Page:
No. 2- Rocky Balboa

If you haven't seen it, then you can't criticize this pick. If you have seen it and you disagree, well, then you are just wrong. The last Rocky picture ever brings it all back around and finishes it the way it started. The fight is reminiscent of the first fight against Apollo and the HBO broadcasting team makes the Rocky-Dixon fight the best-produced fight of the series. Rocky Balboa comes complete with the usual montages and Rocky theme songs, but it also rights what Rocky V wronged. Rocky V was so bad there is not even any mention or reference to it in this final installment. Just like Rocky, Stallone gets better with age.

No. 3- Rocky II

The fight in Rocky Balboa is a great fight, but the fight in Rocky II is, quite possibly, the best. After Apollo decides to give Rocky another shot at the title in order to put to rest talk that Rocky actually won the first fight, Apollo finds his hands full with a load full of Italian Stallion. The back-and-forth fight ends with the two fighters knocking each other to the ground, only to have Rocky get up right before the 10 count. Rocky's first title reign was captivating and secured the berth of a third Rocky.

No. 4- Rocky IV

The United States versus the U.S.S.R. The Land of the Free versus the Iron Curtain. Rocky versus the Russian wasn't the Cold War, but it did come along during a time when tensions between the two global powers were beginning to fade. Although rocky was not Ivan Drago's original opponent, he is forced into the ring to defend his friend's, and his country's, honor after Creed is killed in the ring by the Russian in a fight billed as an exhibition. Rocky not only takes on Drago on Russian soil, but he does it wearing his late friend's American flag patterned trunks. The music and montages in the fourth Rocky may be the best of all, but little did we know that such a great movie like Rocky IV would lead to such a bad movie like Rocky V.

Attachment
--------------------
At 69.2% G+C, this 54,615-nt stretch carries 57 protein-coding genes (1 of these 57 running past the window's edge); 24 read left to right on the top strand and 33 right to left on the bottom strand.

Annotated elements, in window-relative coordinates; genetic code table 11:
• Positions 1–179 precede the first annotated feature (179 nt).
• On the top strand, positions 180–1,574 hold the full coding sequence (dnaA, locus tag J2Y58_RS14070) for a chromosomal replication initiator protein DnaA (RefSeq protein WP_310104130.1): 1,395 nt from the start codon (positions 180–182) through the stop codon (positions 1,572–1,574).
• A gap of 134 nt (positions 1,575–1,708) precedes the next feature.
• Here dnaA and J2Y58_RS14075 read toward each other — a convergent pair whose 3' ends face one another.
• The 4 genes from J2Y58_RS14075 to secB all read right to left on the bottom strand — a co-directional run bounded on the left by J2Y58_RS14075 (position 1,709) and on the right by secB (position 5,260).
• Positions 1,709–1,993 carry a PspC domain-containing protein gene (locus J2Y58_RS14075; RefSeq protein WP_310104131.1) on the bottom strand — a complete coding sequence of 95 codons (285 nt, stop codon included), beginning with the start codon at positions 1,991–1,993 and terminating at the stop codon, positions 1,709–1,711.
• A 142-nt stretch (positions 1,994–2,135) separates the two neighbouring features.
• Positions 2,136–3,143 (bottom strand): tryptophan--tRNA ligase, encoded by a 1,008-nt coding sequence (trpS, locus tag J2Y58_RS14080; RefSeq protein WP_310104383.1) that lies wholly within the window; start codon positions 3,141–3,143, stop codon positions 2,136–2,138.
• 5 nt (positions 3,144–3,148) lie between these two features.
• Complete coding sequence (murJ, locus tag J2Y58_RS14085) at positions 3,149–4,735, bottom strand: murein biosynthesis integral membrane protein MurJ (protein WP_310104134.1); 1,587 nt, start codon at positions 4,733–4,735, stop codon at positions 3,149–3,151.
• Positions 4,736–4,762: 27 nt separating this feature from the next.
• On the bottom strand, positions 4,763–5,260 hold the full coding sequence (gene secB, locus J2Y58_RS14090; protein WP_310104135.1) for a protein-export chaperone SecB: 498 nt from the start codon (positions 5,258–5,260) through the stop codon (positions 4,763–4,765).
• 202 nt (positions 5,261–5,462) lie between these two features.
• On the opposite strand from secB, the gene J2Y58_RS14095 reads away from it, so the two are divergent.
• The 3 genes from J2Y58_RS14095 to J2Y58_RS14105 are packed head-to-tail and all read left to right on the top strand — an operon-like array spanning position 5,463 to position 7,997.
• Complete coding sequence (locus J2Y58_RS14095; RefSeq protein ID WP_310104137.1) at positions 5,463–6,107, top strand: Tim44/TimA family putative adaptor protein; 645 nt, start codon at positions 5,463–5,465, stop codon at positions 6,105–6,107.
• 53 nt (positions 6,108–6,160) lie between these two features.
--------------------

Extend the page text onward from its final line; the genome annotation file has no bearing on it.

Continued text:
No. 5- Rocky

The original isn't always the best, and the Rocky series is proof. That doesn't mean I think Rocky is bad, because I don't. I think it is one of the greatest movies in cinematic history. As I stated in a disclaimer before the rankings, the margin between my No. 1 and No. 5 is minimal, meaning if Rocky is No. 5, then 1-4 should be amazing. And they are. The original movie starts the love story between Adrian and Rocky and ends with Rocky realizing and living his dream. The first may not always be the best, but it sure did set the foundation for something great.

No. 6 - Rocky V

Why Stallone, why? Why did you do this to us? This movie was terrible and if you haven't seen it I envy you. Just thank goodness Stallone did us all a favor by negating Rocky V with one of the best movies in the series and one of the best movies of the year.

Austin Phillips is The Greenville Advocate sports editor and can be reached by phone at 334-382-3111 ext. 122, by fax at 334-382-7104 or by e-mail at austin.phillips@greenvilleadvocate.com